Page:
It's not often I look at a product or service and say "I really really hope this isn't real, and it's an elaborate fake". Alas, this day has come. It's time for a look at something which cropped up on my radar today, namely a service called FileThis. I won't do them the search-engine-ranking honor of providing a direct link to their site, but a quick search will find them, and their app on the Play Store and iTunes store....
Have Your Device Read for You with Chrome Reader
We all like to take the occasional—or frequent—break from reading, especially when reading words on screens that aren’t very large; when reading words that are a little too small; or when reading something incredibly mundane, boring, and long. In these situations, if you’ve had difficulty in finding a friend to read for you, just get your Android device to do it.
With Chrome Reader, an app developed by XDA Senior Member mety333, you can get your Android device to read text on web pages very easily. As the name suggests, this will only work if you have the page opened in the Google Chrome browser. But other than that, there aren’t any other pre-requisites needed before you have your own talking Android phone or tablet.
The way it works is simple. Open up the Chrome Reader and tap ‘Activate.’ Then, open up Google Chrome and navigate to the page you want to be read out loud. The reading activates as soon as you highlight text and copy it. If you’ve had enough and the app hasn’t finished yet, just shake the phone and the reading will stop.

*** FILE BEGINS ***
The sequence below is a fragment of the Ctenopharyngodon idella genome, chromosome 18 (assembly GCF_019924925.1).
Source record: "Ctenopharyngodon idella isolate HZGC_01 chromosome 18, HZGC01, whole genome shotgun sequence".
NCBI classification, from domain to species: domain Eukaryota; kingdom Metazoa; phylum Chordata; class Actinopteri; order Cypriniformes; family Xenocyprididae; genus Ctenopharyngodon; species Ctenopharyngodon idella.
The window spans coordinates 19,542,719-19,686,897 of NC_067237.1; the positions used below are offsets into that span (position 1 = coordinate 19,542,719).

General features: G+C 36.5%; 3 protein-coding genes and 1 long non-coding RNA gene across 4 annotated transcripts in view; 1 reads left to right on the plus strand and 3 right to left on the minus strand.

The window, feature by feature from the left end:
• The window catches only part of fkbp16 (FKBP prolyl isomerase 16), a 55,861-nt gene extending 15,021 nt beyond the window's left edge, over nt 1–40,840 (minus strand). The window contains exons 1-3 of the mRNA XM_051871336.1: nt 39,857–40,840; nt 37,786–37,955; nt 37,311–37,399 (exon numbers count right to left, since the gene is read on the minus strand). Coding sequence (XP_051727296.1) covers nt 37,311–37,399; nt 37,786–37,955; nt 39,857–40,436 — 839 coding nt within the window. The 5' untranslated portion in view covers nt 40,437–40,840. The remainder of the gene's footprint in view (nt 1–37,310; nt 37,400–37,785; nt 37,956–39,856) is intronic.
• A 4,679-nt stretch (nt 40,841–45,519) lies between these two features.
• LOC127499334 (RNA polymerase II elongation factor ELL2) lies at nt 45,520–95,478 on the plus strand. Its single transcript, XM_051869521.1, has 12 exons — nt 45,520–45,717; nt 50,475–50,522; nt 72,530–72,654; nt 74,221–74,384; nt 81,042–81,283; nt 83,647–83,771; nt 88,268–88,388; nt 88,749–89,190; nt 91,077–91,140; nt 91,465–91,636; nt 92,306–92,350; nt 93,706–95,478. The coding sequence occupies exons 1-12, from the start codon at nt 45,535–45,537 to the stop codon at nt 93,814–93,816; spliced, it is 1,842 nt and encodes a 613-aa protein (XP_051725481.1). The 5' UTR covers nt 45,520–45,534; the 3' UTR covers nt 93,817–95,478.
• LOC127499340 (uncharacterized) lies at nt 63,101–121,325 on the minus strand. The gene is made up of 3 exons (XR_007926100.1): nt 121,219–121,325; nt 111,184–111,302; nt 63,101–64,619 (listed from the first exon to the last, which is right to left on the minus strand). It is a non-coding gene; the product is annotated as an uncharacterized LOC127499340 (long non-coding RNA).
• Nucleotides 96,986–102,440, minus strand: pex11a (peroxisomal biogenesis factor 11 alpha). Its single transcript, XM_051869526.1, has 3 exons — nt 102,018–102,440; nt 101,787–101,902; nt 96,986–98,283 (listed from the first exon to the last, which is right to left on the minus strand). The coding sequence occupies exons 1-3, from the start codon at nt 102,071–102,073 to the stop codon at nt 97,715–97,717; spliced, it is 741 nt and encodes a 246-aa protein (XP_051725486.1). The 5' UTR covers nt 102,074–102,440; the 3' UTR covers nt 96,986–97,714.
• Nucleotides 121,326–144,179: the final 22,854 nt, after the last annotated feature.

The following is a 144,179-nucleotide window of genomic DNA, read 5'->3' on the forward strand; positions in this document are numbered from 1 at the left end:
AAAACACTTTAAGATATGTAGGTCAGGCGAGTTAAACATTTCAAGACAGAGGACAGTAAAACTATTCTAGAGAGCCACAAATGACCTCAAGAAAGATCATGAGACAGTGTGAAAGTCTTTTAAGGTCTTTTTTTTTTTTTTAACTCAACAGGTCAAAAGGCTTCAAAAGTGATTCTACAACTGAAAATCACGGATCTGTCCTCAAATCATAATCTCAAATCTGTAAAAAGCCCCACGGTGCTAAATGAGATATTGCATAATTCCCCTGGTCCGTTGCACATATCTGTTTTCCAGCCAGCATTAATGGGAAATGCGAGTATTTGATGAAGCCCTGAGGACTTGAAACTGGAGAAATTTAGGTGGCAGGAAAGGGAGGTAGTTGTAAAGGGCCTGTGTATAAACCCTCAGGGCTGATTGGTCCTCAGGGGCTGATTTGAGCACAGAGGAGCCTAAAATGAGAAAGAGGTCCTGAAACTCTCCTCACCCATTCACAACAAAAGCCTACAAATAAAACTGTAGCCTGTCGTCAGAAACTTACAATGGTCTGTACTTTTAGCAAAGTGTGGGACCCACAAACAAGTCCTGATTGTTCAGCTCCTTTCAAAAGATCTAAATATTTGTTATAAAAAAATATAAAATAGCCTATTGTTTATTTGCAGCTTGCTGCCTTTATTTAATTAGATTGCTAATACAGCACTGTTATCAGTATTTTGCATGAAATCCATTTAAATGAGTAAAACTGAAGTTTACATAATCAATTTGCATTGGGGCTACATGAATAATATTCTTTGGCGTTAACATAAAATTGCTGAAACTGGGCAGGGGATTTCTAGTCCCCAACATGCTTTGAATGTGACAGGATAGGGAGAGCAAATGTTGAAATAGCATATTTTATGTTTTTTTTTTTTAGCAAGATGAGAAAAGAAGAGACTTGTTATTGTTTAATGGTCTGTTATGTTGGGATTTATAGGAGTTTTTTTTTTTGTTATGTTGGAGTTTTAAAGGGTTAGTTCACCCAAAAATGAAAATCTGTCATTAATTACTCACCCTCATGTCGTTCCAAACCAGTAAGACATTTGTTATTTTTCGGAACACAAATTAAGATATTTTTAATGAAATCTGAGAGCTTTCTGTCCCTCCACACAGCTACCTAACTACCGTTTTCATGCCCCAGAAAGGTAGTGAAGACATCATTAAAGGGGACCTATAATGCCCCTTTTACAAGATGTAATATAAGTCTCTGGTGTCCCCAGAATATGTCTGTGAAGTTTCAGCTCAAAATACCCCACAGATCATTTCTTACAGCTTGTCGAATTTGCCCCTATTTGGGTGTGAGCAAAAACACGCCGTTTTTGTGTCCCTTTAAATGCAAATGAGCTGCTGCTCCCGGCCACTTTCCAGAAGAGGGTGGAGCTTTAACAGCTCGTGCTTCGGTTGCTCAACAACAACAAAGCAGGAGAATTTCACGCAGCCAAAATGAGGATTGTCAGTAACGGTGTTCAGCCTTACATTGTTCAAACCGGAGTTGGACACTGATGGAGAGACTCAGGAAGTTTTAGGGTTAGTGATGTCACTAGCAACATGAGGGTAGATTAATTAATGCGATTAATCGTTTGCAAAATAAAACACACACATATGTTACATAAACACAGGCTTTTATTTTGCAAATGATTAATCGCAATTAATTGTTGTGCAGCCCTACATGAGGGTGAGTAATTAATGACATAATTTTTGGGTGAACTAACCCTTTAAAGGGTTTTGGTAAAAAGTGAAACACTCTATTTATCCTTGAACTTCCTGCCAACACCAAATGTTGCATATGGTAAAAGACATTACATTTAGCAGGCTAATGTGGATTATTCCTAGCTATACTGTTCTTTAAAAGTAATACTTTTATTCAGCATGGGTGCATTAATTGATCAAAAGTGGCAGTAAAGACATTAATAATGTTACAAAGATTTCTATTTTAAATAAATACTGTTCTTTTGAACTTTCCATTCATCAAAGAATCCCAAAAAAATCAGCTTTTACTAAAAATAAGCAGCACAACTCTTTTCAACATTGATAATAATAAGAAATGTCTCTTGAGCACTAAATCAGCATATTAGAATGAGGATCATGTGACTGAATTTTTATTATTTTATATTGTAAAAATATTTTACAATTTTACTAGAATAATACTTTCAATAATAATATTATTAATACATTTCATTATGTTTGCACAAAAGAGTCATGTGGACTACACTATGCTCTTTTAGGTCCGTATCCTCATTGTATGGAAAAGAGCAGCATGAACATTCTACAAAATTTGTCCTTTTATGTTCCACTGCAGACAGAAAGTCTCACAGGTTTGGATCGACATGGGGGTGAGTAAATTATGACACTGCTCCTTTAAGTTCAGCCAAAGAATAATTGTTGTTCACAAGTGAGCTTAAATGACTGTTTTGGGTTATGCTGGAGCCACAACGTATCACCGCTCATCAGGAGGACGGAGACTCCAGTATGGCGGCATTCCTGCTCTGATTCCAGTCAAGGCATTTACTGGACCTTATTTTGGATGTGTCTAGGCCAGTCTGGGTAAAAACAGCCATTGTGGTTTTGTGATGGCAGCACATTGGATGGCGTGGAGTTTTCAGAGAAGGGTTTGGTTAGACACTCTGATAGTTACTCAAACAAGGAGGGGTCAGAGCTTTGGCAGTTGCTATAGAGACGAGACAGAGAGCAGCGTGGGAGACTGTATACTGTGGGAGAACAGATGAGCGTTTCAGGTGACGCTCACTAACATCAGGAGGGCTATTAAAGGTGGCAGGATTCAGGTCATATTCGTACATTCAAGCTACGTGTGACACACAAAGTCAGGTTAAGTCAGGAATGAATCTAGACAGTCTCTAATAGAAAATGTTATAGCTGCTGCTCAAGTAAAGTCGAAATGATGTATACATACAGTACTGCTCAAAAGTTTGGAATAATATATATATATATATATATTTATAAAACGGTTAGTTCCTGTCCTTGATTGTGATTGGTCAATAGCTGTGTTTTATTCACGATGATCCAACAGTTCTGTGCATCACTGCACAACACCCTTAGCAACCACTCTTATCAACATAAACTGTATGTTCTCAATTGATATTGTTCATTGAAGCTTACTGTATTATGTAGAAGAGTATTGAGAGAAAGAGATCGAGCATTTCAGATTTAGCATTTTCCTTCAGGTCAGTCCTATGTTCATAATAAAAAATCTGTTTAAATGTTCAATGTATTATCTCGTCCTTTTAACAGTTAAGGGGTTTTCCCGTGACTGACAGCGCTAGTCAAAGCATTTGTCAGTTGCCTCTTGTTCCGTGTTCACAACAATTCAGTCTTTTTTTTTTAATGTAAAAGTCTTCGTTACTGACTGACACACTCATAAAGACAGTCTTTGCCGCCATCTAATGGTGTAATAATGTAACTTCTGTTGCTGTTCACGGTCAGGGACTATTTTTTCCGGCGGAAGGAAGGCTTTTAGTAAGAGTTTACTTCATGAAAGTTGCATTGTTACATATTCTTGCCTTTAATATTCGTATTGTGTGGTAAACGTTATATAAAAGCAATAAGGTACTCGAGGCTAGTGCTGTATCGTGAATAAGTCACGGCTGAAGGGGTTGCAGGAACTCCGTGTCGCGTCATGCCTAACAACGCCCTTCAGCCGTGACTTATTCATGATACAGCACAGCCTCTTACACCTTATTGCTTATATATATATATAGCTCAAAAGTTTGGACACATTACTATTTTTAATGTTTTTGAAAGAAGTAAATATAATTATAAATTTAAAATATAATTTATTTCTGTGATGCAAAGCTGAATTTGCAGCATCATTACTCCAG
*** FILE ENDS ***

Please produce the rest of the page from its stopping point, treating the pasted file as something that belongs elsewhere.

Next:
Additionally, mety333 has a number of things planned for Chrome Reader in the future, including support for Android 2.3, support for more browsers, and an option to record the the reading as an audio file. The newest version of Chrome Reader has been made exclusive to XDA forum users, and can be downloaded from the original forum post. So if you would like to give this a whirl, head over to the forum thread for more information.
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While there are frequent unexplained changes and pushes to Google's AOSP repositories, an interesting-looking new branch has been pushed out recently, called "master-soong". Taking a look at the changes made to the manifest repository (which is used to specify the repositories to be downloaded when building Android), it appears there are some new repositories making an appearance. Of note here are new prebuilt repositories for Go, and Ninja. Go is a programming language, created by Google, which compiles to produce...